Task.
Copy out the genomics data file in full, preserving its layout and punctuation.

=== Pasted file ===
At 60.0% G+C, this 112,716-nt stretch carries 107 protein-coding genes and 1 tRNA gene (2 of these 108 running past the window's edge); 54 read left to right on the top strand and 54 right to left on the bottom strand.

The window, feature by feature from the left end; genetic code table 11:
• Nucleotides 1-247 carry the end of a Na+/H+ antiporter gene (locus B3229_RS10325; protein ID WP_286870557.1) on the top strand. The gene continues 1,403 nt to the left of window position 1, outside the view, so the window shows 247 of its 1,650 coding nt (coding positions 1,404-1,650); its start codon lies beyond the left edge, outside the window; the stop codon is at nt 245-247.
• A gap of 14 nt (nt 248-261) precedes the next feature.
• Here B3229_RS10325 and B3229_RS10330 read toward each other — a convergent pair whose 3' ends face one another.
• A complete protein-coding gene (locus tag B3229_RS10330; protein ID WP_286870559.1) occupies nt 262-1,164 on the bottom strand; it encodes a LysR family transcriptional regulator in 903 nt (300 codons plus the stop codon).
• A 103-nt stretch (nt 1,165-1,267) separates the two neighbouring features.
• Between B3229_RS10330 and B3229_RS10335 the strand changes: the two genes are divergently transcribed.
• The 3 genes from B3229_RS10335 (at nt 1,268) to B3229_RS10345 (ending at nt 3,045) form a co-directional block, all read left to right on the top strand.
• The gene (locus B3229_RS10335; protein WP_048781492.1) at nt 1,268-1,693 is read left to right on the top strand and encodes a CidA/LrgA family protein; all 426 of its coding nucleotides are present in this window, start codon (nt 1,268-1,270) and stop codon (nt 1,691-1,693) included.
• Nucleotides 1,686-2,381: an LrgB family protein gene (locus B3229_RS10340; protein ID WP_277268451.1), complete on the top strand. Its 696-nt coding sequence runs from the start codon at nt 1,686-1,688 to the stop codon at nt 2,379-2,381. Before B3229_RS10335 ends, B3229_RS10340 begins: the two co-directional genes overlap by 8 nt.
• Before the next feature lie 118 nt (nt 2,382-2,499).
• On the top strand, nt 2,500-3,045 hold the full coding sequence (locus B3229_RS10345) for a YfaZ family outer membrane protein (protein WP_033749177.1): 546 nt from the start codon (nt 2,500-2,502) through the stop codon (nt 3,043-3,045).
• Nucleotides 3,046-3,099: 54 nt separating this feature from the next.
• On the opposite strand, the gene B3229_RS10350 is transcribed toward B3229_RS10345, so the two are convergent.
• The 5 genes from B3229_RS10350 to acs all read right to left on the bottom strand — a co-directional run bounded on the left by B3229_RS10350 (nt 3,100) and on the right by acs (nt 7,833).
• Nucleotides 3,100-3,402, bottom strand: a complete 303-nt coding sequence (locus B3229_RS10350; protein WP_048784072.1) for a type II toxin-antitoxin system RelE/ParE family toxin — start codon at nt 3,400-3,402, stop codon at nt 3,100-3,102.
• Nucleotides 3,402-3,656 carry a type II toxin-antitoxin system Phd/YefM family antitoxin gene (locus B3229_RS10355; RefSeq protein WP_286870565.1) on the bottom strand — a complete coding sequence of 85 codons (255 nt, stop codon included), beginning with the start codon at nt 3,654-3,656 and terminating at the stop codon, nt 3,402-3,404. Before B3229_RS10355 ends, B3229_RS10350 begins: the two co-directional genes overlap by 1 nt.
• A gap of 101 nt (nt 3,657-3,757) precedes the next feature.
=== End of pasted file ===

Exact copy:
At 60.0% G+C, this 112,716-nt stretch carries 107 protein-coding genes and 1 tRNA gene (2 of these 108 running past the window's edge); 54 read left to right on the top strand and 54 right to left on the bottom strand.

The window, feature by feature from the left end; genetic code table 11:
• Nucleotides 1-247 carry the end of a Na+/H+ antiporter gene (locus B3229_RS10325; protein ID WP_286870557.1) on the top strand. The gene continues 1,403 nt to the left of window position 1, outside the view, so the window shows 247 of its 1,650 coding nt (coding positions 1,404-1,650); its start codon lies beyond the left edge, outside the window; the stop codon is at nt 245-247.
• A gap of 14 nt (nt 248-261) precedes the next feature.
• Here B3229_RS10325 and B3229_RS10330 read toward each other — a convergent pair whose 3' ends face one another.
• A complete protein-coding gene (locus tag B3229_RS10330; protein ID WP_286870559.1) occupies nt 262-1,164 on the bottom strand; it encodes a LysR family transcriptional regulator in 903 nt (300 codons plus the stop codon).
• A 103-nt stretch (nt 1,165-1,267) separates the two neighbouring features.
• Between B3229_RS10330 and B3229_RS10335 the strand changes: the two genes are divergently transcribed.
• The 3 genes from B3229_RS10335 (at nt 1,268) to B3229_RS10345 (ending at nt 3,045) form a co-directional block, all read left to right on the top strand.
• The gene (locus B3229_RS10335; protein WP_048781492.1) at nt 1,268-1,693 is read left to right on the top strand and encodes a CidA/LrgA family protein; all 426 of its coding nucleotides are present in this window, start codon (nt 1,268-1,270) and stop codon (nt 1,691-1,693) included.
• Nucleotides 1,686-2,381: an LrgB family protein gene (locus B3229_RS10340; protein ID WP_277268451.1), complete on the top strand. Its 696-nt coding sequence runs from the start codon at nt 1,686-1,688 to the stop codon at nt 2,379-2,381. Before B3229_RS10335 ends, B3229_RS10340 begins: the two co-directional genes overlap by 8 nt.
• Before the next feature lie 118 nt (nt 2,382-2,499).
• On the top strand, nt 2,500-3,045 hold the full coding sequence (locus B3229_RS10345) for a YfaZ family outer membrane protein (protein WP_033749177.1): 546 nt from the start codon (nt 2,500-2,502) through the stop codon (nt 3,043-3,045).
• Nucleotides 3,046-3,099: 54 nt separating this feature from the next.
• On the opposite strand, the gene B3229_RS10350 is transcribed toward B3229_RS10345, so the two are convergent.
• The 5 genes from B3229_RS10350 to acs all read right to left on the bottom strand — a co-directional run bounded on the left by B3229_RS10350 (nt 3,100) and on the right by acs (nt 7,833).
• Nucleotides 3,100-3,402, bottom strand: a complete 303-nt coding sequence (locus B3229_RS10350; protein WP_048784072.1) for a type II toxin-antitoxin system RelE/ParE family toxin — start codon at nt 3,400-3,402, stop codon at nt 3,100-3,102.
• Nucleotides 3,402-3,656 carry a type II toxin-antitoxin system Phd/YefM family antitoxin gene (locus B3229_RS10355; RefSeq protein WP_286870565.1) on the bottom strand — a complete coding sequence of 85 codons (255 nt, stop codon included), beginning with the start codon at nt 3,654-3,656 and terminating at the stop codon, nt 3,402-3,404. Before B3229_RS10355 ends, B3229_RS10350 begins: the two co-directional genes overlap by 1 nt.
• A gap of 101 nt (nt 3,657-3,757) precedes the next feature.